The Xbox One has become a mascot for reversed decisions ever since E3. First, Microsoft reverses its decision about used games and always-on Internet connections. Now, it is reversing its decision about letting indie developers self-publish on their platform.
For anyone who doesn’t remember, Microsoft confirmed prior to E3 that they would be continuing their “curated approach” with digital content on the Xbox One platform. Essentially, it would require any indie developer to have a publisher in order to put their content on the Xbox One Marketplace, thus preventing them from self-financing a game’s release. This led a lot of indie developers and fans to assume that Microsoft “doesn’t care about indies.”
However, Microsoft’s new decision is about as far from their original stance as can be. Not only can indie developers self-publish, but also any Xbox One console can be used as a debug console. Microsoft will be able to authorize any console ID to run pre-release code, supposedly through some online process. However, Microsoft also confirmed that this won’t be available at the Xbox One’s launch.
“Our vision is that every person can be a creator. That every Xbox One can be used for development. That every game and experience can take advantage of all of the features of Xbox One and Xbox LIVE,” said Xbox Chief Product Officer Marc Whitten. “This means self-publishing. This means Kinect, the cloud, achievements. This means great discoverability on Xbox LIVE. We’ll have more details on the program and the timeline at gamescom in August.”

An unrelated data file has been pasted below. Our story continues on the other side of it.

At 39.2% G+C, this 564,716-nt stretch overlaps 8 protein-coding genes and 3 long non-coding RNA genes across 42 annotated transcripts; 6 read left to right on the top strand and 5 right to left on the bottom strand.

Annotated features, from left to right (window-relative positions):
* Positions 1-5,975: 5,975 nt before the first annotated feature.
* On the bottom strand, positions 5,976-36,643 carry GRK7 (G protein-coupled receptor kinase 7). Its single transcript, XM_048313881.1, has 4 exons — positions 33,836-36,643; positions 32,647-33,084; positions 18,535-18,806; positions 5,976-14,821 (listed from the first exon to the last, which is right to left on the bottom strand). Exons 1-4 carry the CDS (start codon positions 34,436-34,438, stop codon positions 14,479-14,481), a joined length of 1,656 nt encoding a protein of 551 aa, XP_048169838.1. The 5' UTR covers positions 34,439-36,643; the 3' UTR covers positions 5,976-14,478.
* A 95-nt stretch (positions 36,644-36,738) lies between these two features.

Whitten also went on to say that the certification process for indie games might become more automated. “My goal has always been to reduce the amount of time it takes to make a certification pass,” Whitten said, adding that Microsoft’s final policies will all depend on how the company automates the certification process. Regardless, he is hoping that there will be less time between indie developers submitting their games and finally getting them up on the Xbox Marketplace.
Microsoft has not always had the best relationship with indie developers in the past. Many indie developers have complained about the big M’s publishing fees for the Xbox 360, which make publishing games and distributing patches very hard for small studios. FEZ developer Polytron notoriously could not afford to fix a bug that was corrupting some users’ save files for this very reason. Microsoft also has strict protocols pertaining to the size and type of indie content that can be hosted on their network. Skullgirls developer Lab Zero Games had to delay their Xbox 360 balance patch nearly six months after its PS3 counterpart for this reason. Some indie developers, such as Iron Galaxy and One True Game Studios, aren’t even attempting to get their indie games, in this case Divekick , put on Microsoft platforms because of the company’s strict policies.
That’s not to say that Microsoft hasn’t been attempting to extend the olive branch to indie developers recently. A few months ago, Microsoft dropped all fees for patching or updating their games on the Xbox 360. This was a huge breakthrough for indie developers, as patching fees literally could climb to tens of thousands of dollars. It is still unclear as to whether or not this policy will carry over into Xbox One development.